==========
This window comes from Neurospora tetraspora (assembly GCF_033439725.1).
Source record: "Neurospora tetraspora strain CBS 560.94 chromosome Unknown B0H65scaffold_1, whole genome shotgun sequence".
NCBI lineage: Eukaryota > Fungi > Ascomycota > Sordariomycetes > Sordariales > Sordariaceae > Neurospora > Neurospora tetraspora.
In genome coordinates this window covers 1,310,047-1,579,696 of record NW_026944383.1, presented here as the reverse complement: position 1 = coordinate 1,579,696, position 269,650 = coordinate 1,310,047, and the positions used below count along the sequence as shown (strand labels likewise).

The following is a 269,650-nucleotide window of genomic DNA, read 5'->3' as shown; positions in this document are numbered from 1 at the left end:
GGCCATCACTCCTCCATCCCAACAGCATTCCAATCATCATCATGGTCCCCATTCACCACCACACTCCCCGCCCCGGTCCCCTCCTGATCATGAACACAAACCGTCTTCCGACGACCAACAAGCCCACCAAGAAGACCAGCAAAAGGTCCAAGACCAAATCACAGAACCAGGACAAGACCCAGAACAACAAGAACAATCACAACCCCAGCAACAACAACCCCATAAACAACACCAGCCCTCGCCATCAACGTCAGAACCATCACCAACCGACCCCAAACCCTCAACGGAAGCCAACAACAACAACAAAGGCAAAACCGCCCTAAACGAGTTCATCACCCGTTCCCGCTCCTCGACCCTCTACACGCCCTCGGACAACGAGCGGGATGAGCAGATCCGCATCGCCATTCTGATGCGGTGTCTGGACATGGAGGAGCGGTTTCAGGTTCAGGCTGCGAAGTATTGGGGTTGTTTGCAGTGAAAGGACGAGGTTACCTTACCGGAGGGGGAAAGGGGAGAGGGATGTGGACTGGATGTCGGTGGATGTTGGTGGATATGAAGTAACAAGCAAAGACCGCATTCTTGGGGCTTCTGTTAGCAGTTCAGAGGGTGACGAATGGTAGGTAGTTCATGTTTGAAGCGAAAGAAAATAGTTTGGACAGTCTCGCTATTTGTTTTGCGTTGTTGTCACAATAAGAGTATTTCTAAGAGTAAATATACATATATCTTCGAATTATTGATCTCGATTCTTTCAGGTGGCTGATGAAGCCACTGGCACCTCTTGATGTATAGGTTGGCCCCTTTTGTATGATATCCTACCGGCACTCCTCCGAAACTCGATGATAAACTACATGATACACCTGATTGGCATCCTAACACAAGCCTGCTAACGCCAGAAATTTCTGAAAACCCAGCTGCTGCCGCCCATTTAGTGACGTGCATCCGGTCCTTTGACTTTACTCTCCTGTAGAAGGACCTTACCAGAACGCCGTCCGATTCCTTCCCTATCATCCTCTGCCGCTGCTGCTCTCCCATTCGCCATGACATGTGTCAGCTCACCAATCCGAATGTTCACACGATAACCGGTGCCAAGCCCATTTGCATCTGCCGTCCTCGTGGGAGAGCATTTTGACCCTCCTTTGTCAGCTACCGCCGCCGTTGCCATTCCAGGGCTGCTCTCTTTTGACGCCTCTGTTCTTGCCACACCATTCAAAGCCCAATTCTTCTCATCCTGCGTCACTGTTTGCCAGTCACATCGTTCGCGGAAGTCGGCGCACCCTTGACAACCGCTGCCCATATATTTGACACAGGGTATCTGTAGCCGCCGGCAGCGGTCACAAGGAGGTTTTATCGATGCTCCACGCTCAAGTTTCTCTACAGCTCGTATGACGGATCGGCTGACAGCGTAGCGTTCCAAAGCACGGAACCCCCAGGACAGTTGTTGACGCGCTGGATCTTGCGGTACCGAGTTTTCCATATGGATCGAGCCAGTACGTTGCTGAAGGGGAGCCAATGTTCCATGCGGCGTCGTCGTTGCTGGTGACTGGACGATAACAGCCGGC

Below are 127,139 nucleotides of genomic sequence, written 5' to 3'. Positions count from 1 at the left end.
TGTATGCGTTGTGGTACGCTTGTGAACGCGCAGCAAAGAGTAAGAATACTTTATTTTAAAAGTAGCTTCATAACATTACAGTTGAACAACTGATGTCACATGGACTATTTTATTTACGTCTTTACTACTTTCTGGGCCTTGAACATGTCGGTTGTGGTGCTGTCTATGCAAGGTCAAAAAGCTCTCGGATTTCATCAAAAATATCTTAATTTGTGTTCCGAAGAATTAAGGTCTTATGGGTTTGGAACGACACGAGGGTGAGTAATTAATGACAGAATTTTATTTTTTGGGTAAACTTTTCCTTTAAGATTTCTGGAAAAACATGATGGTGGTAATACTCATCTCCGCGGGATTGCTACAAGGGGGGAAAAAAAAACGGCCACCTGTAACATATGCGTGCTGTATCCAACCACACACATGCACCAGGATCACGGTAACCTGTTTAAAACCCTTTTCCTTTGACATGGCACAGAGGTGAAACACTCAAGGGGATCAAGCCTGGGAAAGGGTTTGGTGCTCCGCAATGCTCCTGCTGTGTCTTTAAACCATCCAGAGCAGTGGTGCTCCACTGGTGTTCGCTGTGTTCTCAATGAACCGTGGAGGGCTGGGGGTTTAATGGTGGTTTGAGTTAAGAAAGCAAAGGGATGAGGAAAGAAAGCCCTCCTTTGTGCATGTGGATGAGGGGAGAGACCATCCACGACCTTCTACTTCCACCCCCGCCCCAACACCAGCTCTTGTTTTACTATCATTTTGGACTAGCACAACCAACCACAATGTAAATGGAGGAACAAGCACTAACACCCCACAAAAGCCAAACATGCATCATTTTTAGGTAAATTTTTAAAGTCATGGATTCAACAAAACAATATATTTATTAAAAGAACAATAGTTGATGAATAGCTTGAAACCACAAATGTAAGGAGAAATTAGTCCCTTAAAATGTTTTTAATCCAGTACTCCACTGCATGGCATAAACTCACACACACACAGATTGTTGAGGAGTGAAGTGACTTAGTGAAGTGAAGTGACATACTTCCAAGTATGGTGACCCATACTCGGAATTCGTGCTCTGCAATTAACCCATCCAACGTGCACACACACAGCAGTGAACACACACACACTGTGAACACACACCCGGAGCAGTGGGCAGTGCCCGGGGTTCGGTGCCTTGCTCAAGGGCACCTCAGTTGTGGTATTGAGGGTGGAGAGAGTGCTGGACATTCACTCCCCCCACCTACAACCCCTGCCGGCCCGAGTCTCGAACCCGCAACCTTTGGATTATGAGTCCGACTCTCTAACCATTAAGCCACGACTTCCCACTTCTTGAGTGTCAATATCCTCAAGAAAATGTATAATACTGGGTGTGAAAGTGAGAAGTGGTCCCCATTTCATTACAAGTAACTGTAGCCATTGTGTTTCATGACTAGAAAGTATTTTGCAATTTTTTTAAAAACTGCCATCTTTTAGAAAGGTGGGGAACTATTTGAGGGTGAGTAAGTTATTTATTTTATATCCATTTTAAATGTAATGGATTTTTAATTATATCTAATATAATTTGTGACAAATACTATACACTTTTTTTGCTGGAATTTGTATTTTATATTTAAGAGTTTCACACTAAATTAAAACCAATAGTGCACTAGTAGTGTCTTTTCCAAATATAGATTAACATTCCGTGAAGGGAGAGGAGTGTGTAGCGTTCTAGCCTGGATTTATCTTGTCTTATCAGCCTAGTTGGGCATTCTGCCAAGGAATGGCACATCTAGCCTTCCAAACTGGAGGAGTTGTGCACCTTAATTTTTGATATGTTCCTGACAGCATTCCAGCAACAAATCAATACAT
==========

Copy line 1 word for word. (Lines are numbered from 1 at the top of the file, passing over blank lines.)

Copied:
This window comes from Neurospora tetraspora (assembly GCF_033439725.1).